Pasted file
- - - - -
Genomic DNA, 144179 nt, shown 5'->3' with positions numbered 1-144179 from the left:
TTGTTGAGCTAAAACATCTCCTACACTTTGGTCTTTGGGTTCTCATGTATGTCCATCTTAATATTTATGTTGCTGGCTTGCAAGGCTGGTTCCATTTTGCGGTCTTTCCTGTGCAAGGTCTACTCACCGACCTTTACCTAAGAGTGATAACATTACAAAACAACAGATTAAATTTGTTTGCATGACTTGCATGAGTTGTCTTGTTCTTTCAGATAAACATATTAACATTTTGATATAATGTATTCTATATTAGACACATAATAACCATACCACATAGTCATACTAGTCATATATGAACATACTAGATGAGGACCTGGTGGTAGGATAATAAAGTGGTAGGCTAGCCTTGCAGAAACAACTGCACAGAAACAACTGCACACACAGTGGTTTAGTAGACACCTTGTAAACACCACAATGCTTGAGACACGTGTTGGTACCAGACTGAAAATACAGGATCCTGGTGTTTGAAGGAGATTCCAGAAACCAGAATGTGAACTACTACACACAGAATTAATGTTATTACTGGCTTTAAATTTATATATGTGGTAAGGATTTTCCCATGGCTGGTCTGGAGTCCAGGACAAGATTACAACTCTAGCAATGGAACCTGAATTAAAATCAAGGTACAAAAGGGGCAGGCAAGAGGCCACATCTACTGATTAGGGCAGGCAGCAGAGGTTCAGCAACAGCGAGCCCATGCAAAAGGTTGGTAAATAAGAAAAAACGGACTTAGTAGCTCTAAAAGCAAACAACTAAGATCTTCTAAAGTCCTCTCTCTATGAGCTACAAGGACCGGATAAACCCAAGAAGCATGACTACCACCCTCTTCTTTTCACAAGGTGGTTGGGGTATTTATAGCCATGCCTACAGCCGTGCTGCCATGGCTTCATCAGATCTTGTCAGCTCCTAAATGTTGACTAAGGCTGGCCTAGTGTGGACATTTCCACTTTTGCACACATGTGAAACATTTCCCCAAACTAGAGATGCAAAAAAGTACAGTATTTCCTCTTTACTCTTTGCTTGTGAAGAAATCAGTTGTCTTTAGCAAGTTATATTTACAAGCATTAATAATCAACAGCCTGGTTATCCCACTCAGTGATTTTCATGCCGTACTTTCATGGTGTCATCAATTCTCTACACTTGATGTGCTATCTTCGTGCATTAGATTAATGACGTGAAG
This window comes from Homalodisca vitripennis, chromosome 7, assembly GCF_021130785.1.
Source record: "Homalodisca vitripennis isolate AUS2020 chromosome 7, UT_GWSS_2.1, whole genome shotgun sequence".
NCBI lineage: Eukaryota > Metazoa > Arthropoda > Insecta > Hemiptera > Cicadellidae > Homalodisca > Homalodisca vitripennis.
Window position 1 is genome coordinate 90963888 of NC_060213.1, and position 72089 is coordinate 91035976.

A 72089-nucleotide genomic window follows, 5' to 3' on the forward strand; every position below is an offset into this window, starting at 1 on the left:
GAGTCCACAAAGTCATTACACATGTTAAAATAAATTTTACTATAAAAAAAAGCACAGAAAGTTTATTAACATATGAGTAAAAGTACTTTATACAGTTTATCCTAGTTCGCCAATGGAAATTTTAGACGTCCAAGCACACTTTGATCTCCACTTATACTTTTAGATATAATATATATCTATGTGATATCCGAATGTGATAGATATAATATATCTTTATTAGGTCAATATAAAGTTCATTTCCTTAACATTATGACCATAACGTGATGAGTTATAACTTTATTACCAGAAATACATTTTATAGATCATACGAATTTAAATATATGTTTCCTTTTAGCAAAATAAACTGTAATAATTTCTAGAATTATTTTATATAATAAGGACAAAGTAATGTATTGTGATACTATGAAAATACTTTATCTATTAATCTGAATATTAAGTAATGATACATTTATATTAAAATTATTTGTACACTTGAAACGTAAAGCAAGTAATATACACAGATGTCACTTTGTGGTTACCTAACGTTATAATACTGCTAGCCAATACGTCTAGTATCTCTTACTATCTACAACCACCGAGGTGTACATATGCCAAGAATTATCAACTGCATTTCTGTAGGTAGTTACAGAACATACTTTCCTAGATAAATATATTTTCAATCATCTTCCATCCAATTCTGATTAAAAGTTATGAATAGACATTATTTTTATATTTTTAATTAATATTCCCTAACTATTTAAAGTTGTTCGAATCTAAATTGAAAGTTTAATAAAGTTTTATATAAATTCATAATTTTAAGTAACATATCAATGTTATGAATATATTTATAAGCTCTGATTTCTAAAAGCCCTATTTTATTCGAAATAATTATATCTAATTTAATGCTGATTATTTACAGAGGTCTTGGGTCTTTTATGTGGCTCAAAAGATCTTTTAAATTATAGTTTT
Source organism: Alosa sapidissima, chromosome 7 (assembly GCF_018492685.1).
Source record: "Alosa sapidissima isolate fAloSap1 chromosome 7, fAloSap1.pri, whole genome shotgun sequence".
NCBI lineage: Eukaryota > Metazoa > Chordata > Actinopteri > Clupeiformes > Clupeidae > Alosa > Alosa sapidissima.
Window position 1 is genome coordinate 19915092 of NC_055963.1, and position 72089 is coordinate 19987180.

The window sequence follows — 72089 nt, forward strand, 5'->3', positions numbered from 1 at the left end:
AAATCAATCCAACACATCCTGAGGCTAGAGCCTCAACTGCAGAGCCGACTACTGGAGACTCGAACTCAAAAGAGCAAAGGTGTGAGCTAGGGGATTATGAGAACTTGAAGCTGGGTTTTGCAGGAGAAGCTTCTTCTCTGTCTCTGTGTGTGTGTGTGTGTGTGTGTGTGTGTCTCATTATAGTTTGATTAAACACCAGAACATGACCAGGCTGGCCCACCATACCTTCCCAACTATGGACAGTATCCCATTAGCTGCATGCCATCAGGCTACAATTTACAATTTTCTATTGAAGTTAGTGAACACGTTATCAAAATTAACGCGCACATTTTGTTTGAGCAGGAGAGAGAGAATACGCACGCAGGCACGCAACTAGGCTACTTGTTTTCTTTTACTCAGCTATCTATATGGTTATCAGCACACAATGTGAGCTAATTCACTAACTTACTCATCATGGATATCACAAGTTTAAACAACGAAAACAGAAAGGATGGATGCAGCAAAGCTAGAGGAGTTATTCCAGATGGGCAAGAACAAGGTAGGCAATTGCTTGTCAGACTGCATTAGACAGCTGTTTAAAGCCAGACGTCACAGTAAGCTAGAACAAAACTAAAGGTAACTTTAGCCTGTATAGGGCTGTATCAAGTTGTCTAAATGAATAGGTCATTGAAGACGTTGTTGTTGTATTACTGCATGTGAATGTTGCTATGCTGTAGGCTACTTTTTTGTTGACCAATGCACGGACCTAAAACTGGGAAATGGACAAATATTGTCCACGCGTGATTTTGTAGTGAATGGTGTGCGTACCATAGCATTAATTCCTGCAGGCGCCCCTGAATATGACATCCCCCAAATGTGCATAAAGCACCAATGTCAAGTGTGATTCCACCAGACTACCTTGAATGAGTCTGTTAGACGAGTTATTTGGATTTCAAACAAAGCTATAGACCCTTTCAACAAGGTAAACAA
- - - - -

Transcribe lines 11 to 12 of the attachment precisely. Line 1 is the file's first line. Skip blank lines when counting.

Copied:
NCBI lineage: Eukaryota > Metazoa > Chordata > Actinopteri > Clupeiformes > Clupeidae > Alosa > Alosa sapidissima.
Window position 1 is genome coordinate 19915092 of NC_055963.1, and position 72089 is coordinate 19987180.